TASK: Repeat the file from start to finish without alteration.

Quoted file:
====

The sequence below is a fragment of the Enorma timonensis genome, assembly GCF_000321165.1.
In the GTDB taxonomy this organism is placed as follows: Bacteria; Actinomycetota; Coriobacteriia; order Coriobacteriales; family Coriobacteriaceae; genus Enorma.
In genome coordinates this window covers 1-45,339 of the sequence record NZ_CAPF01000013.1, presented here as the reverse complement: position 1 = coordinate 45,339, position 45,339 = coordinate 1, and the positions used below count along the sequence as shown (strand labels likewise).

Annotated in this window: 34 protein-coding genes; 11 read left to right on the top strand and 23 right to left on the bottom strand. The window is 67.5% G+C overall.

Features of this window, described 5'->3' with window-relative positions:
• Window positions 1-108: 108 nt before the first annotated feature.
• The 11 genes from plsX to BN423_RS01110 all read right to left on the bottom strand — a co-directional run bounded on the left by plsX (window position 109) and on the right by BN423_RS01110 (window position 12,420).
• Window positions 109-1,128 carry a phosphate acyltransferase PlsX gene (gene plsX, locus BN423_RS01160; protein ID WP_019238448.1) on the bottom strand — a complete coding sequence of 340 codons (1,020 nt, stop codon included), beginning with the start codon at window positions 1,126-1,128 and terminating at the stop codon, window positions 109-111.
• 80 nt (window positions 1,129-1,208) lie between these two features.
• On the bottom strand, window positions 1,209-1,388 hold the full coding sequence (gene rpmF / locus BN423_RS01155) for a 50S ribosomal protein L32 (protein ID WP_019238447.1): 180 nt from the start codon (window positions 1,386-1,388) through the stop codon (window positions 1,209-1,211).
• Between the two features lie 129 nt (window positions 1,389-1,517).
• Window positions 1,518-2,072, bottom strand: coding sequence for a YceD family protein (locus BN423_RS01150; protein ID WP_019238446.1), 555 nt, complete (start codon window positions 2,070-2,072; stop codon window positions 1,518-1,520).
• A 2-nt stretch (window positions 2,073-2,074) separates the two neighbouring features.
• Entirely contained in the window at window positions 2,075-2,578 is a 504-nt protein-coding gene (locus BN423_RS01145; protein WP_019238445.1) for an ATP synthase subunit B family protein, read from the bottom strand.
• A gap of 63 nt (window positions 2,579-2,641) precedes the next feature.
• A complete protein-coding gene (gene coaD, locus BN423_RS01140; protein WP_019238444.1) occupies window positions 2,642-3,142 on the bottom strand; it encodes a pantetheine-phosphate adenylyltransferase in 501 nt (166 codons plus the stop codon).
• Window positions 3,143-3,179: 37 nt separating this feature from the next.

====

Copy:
The sequence below is a fragment of the Enorma timonensis genome, assembly GCF_000321165.1.
In the GTDB taxonomy this organism is placed as follows: Bacteria; Actinomycetota; Coriobacteriia; order Coriobacteriales; family Coriobacteriaceae; genus Enorma.
In genome coordinates this window covers 1-45,339 of the sequence record NZ_CAPF01000013.1, presented here as the reverse complement: position 1 = coordinate 45,339, position 45,339 = coordinate 1, and the positions used below count along the sequence as shown (strand labels likewise).

Annotated in this window: 34 protein-coding genes; 11 read left to right on the top strand and 23 right to left on the bottom strand. The window is 67.5% G+C overall.

Features of this window, described 5'->3' with window-relative positions:
• Window positions 1-108: 108 nt before the first annotated feature.
• The 11 genes from plsX to BN423_RS01110 all read right to left on the bottom strand — a co-directional run bounded on the left by plsX (window position 109) and on the right by BN423_RS01110 (window position 12,420).
• Window positions 109-1,128 carry a phosphate acyltransferase PlsX gene (gene plsX, locus BN423_RS01160; protein ID WP_019238448.1) on the bottom strand — a complete coding sequence of 340 codons (1,020 nt, stop codon included), beginning with the start codon at window positions 1,126-1,128 and terminating at the stop codon, window positions 109-111.
• 80 nt (window positions 1,129-1,208) lie between these two features.
• On the bottom strand, window positions 1,209-1,388 hold the full coding sequence (gene rpmF / locus BN423_RS01155) for a 50S ribosomal protein L32 (protein ID WP_019238447.1): 180 nt from the start codon (window positions 1,386-1,388) through the stop codon (window positions 1,209-1,211).
• Between the two features lie 129 nt (window positions 1,389-1,517).
• Window positions 1,518-2,072, bottom strand: coding sequence for a YceD family protein (locus BN423_RS01150; protein ID WP_019238446.1), 555 nt, complete (start codon window positions 2,070-2,072; stop codon window positions 1,518-1,520).
• A 2-nt stretch (window positions 2,073-2,074) separates the two neighbouring features.
• Entirely contained in the window at window positions 2,075-2,578 is a 504-nt protein-coding gene (locus BN423_RS01145; protein WP_019238445.1) for an ATP synthase subunit B family protein, read from the bottom strand.
• A gap of 63 nt (window positions 2,579-2,641) precedes the next feature.
• A complete protein-coding gene (gene coaD, locus BN423_RS01140; protein WP_019238444.1) occupies window positions 2,642-3,142 on the bottom strand; it encodes a pantetheine-phosphate adenylyltransferase in 501 nt (166 codons plus the stop codon).
• Window positions 3,143-3,179: 37 nt separating this feature from the next.